Dr. Scheetz's research interests focus on bioinformatics, genomics, systems biology, and genetic analyses including genotype-phenotype correlation and genome-wide association studies. Much of his research is performed in collaboration with other faculty within the University of Iowa and other institutions. These collaborative projects include analysis of genomic integration patterns, analysis of expression, and identification of regulatory elements in the mammalian eye.
Dr. McCray has a long-standing interest in the pathogenesis and treatment of cystic fibrosis. His laboratory has two main areas of investigation: 1) innate mucosal immunity in the lung and how this is altered in disease states, and 2) gene transfer for the treatment of inherited diseases.
Studies of the anti-microbial properties of the airway surface liquid have stimulated interest in the anti-microbial proteins and peptides secreted by epithelia. Dr. McCray's lab is currently defining the tissue specific expression, regulation and anti-microbial activity of epithelial defensins and other proteins in model systems. These molecules may play a role in the innate mucosal immunity of the lung and other mucosal surfaces. A major effort is directed towards identifying novel host defense genes using genomics and large scale expression profiling.
Another area of investigation is the development of integrating viral vectors for the treatment of inherited diseases. Current projects include gene transfer to airway epithelia for cystic fibrosis and gene transfer to the hepatocytes for the treatment of hemophilia A. The focus of these studies is on the development and optimization of retrovirus-derived vectors. A long-term goal is to develop strategies with integrating vector systems that could be successfully used to treat genetic diseases.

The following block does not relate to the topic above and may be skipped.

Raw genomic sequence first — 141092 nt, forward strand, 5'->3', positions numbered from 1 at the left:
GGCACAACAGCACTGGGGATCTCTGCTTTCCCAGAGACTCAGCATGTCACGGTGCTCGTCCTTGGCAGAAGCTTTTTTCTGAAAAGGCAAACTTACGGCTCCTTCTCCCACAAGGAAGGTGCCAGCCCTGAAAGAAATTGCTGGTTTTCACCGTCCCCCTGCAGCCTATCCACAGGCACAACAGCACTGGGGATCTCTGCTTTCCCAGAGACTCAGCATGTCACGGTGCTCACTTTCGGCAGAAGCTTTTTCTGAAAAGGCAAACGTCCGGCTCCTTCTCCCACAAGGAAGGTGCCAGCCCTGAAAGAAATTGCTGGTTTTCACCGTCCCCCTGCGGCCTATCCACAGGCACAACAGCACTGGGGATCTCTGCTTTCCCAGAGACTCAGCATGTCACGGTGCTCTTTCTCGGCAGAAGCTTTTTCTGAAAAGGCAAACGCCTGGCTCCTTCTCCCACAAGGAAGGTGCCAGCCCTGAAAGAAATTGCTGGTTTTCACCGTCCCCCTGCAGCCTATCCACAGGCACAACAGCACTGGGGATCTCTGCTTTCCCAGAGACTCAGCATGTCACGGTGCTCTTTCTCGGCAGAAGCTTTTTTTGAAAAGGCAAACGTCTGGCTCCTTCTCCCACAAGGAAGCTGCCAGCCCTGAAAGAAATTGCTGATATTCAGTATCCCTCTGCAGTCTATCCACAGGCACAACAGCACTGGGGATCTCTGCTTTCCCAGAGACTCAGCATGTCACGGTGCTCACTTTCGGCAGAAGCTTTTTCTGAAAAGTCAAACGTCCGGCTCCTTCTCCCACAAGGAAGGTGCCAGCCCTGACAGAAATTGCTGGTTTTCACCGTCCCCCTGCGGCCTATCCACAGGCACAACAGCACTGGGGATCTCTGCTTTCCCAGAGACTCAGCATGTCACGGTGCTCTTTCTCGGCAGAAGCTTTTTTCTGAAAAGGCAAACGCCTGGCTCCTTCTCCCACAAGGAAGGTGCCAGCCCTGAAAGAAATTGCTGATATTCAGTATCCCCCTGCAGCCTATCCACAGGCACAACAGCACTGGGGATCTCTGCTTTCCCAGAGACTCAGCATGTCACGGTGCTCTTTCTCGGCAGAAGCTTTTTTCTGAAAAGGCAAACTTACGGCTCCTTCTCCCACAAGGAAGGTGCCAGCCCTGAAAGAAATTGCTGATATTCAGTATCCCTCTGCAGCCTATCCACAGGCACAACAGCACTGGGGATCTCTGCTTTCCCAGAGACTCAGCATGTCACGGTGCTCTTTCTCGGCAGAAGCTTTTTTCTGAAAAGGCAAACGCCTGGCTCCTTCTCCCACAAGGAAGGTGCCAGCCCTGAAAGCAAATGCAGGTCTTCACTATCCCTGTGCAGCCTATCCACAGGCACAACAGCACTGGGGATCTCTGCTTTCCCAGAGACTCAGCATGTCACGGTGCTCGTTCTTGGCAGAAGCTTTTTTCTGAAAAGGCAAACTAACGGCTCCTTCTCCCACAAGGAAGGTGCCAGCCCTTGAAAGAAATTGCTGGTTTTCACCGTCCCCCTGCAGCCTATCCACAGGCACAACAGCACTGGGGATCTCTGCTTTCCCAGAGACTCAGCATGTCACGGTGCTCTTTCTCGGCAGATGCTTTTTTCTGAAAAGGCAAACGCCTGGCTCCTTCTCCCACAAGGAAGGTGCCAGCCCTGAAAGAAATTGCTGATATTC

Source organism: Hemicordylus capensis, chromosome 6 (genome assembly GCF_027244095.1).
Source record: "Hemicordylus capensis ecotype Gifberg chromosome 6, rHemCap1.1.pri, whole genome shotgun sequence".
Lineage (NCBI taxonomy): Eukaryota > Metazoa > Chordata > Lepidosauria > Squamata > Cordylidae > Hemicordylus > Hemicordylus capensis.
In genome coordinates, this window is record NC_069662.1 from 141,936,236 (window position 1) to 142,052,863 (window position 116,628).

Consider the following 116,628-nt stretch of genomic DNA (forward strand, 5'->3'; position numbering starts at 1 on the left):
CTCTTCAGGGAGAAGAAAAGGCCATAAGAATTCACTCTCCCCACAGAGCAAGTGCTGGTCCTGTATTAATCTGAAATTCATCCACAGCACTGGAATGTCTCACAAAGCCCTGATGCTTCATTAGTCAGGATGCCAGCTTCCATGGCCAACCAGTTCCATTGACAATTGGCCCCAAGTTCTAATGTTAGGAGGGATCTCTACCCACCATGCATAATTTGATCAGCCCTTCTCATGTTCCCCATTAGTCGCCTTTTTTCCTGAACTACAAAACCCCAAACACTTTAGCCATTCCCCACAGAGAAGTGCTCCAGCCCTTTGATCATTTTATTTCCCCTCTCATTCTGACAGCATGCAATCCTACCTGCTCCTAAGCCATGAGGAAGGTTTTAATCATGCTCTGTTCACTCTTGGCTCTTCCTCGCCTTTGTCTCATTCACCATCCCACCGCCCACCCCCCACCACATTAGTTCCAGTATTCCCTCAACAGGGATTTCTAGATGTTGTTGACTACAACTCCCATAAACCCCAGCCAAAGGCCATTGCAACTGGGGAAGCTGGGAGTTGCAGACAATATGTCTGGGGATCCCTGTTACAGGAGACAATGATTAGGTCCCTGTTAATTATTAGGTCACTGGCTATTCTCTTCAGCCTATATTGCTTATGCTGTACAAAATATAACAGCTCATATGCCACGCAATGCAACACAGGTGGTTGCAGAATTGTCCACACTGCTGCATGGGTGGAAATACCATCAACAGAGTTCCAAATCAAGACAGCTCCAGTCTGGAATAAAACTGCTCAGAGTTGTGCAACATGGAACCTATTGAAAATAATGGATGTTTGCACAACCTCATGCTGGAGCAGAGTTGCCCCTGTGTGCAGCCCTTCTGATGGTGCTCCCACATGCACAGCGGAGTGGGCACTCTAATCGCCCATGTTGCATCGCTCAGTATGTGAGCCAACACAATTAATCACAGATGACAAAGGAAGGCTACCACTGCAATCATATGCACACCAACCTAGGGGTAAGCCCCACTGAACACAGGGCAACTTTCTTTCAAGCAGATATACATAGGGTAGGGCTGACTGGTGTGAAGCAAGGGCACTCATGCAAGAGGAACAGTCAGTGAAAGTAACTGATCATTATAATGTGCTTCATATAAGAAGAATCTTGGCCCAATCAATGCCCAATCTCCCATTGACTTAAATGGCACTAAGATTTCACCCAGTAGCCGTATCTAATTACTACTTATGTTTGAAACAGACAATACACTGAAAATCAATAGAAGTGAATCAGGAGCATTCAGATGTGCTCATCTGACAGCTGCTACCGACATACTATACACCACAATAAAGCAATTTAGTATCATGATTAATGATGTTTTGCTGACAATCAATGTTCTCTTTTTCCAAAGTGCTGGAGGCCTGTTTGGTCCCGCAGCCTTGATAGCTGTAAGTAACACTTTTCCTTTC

The Logsdon lab works on a variety of related topics in molecular evolutionary genetics:
My research interests are in the field of evolutionary genetics, especially in processes occurring at or influenced by the genome. Active research projects in the lab are primarily concerned with using the fly species Drosophila americana to understand the factors influencing chromosomal change and the mechanisms involved in the differentiation of sex chromosomes. Changes in chromosomal arrangement are common, but their significance is unknown. We are currently examining a chromosomal rearrangement involving a centromeric fusion of the X chromosome and an autosome in D. americana. This derived arrangement exists as a polymorphism with the ancestral arrangement, showing a strong latitudinal cline in the central and eastern US. Population genetic analyses are used to examine the hypothesis that these alternative chromosomal arrangements coordinate adaptive genetic variation. Independently evolved pairs of sex chromosomes exhibit similar patterns of differentiation. The Y chromosome is genetically inert, and the X chromosome contains many active unique genes and often compensates for differences in dosage between genders. The X-4 centromeric fusion in D. americana provides a system for examining the earliest asymmetries between newly evolved sex chromosomes. We are testing models of sex chromosome evolution by examining patterns of sequence variation on this pair of neo-sex chromosomes.